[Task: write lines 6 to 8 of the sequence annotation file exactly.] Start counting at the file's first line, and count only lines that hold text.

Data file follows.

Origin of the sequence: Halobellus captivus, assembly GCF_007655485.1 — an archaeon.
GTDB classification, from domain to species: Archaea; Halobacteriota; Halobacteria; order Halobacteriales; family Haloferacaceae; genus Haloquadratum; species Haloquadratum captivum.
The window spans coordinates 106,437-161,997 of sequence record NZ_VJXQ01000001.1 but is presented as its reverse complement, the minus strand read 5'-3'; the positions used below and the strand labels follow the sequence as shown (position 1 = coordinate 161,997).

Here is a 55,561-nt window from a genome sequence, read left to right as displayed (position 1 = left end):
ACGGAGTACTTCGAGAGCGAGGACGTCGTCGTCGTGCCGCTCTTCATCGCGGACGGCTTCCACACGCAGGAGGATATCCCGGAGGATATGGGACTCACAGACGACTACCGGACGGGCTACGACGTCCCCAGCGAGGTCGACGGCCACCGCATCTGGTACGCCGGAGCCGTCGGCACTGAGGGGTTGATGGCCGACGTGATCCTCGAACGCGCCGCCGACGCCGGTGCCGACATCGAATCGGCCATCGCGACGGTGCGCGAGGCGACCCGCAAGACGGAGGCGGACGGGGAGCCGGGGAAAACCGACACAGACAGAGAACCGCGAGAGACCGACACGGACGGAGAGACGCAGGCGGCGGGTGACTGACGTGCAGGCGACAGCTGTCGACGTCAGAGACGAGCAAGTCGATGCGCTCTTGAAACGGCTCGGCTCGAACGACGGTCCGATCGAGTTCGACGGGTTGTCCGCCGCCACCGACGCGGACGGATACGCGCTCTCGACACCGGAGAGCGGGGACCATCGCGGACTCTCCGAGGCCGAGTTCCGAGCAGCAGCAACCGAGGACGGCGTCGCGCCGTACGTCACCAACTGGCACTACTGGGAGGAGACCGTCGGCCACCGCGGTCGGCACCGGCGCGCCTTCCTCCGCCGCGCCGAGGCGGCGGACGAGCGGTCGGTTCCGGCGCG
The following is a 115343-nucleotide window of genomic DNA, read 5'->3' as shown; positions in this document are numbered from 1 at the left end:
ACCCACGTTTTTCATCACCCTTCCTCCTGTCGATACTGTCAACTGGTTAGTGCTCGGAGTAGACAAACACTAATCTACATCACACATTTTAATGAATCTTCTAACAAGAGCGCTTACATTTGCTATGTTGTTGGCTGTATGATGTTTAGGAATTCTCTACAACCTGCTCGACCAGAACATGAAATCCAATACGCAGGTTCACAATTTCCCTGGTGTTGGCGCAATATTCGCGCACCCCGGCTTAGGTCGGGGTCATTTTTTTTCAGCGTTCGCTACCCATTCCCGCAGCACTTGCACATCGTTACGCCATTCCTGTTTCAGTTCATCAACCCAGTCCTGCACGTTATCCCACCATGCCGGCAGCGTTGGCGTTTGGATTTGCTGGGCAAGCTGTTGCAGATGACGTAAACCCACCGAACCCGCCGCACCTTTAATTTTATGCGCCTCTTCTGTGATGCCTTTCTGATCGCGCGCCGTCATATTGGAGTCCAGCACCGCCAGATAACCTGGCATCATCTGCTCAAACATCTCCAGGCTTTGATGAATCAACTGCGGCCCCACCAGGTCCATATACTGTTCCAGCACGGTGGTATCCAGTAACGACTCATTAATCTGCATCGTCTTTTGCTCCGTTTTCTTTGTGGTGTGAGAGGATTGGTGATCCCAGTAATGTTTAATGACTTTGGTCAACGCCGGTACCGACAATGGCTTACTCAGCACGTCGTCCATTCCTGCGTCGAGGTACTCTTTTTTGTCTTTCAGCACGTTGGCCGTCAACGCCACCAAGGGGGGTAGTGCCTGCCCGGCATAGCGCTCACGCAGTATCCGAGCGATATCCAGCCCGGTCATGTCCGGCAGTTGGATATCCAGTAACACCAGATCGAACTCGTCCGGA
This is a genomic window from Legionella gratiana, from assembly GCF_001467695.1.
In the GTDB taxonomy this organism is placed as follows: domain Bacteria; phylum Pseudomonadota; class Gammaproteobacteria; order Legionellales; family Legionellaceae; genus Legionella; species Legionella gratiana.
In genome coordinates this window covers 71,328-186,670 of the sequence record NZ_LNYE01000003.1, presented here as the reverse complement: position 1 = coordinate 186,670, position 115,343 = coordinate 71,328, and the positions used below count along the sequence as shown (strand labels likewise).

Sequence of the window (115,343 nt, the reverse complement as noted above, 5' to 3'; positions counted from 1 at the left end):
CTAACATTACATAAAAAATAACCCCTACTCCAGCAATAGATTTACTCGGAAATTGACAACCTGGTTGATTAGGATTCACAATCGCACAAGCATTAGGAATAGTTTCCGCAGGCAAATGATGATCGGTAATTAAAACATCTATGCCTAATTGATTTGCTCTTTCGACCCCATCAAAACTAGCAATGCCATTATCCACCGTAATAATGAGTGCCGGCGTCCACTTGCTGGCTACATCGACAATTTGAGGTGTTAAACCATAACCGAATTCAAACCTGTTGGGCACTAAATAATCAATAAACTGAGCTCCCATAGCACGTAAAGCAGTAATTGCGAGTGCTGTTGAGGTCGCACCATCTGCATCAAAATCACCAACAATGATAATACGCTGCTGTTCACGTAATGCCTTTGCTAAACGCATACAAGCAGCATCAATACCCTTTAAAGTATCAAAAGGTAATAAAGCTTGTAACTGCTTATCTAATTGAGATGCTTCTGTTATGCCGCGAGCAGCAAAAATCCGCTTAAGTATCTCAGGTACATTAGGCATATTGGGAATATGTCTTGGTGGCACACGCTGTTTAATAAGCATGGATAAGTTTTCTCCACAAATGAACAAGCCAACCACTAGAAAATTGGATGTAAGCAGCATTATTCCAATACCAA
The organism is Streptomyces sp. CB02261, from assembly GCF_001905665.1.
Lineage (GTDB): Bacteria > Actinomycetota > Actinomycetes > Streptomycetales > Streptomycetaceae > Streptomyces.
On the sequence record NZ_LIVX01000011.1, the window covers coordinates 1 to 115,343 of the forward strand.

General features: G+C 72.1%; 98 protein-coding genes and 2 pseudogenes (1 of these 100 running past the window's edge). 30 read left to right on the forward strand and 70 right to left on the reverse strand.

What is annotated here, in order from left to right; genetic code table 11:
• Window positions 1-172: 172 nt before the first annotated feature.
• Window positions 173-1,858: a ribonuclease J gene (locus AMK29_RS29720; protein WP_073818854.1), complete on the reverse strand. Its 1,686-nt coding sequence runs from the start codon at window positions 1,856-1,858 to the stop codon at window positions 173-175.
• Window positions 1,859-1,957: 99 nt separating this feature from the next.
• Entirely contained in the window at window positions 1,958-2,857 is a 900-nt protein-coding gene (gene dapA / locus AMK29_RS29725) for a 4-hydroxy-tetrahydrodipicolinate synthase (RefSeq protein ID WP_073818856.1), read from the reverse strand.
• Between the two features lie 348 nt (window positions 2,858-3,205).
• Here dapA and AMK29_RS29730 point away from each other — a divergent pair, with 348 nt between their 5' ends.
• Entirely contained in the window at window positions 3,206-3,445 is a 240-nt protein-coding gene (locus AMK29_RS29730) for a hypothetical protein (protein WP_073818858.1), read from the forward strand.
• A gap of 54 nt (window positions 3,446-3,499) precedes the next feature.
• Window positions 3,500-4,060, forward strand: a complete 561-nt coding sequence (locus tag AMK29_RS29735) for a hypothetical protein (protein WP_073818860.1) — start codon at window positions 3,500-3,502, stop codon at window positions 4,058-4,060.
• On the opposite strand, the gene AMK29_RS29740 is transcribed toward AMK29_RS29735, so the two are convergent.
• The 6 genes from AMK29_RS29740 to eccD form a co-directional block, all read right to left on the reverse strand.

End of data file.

The following is a 115343-nucleotide window of genomic DNA, read 5'->3' as shown; positions in this document are numbered from 1 at the left end:
ACCCACGTTTTTCATCACCCTTCCTCCTGTCGATACTGTCAACTGGTTAGTGCTCGGAGTAGACAAACACTAATCTACATCACACATTTTAATGAATCTTCTAACAAGAGCGCTTACATTTGCTATGTTGTTGGCTGTATGATGTTTAGGAATTCTCTACAACCTGCTCGACCAGAACATGAAATCCAATACGCAGGTTCACAATTTCCCTGGTGTTGGCGCAATATTCGCGCACCCCGGCTTAGGTCGGGGTCATTTTTTTTCAGCGTTCGCTACCCATTCCCGCAGCACTTGCACATCGTTACGCCATTCCTGTTTCAGTTCATCAACCCAGTCCTGCACGTTATCCCACCATGCCGGCAGCGTTGGCGTTTGGATTTGCTGGGCAAGCTGTTGCAGATGACGTAAACCCACCGAACCCGCCGCACCTTTAATTTTATGCGCCTCTTCTGTGATGCCTTTCTGATCGCGCGCCGTCATATTGGAGTCCAGCACCGCCAGATAACCTGGCATCATCTGCTCAAACATCTCCAGGCTTTGATGAATCAACTGCGGCCCCACCAGGTCCATATACTGTTCCAGCACGGTGGTATCCAGTAACGACTCATTAATCTGCATCGTCTTTTGCTCCGTTTTCTTTGTGGTGTGAGAGGATTGGTGATCCCAGTAATGTTTAATGACTTTGGTCAACGCCGGTACCGACAATGGCTTACTCAGCACGTCGTCCATTCCTGCGTCGAGGTACTCTTTTTTGTCTTTCAGCACGTTGGCCGTCAACGCCACCAAGGGGGGTAGTGCCTGCCCGGCATAGCGCTCACGCAGTATCCGAGCGATATCCAGCCCGGTCATGTCCGGCAGTTGGATATCCAGTAACACCAGATCGAACTCGTCCGGA
This is a genomic window from Legionella gratiana, from assembly GCF_001467695.1.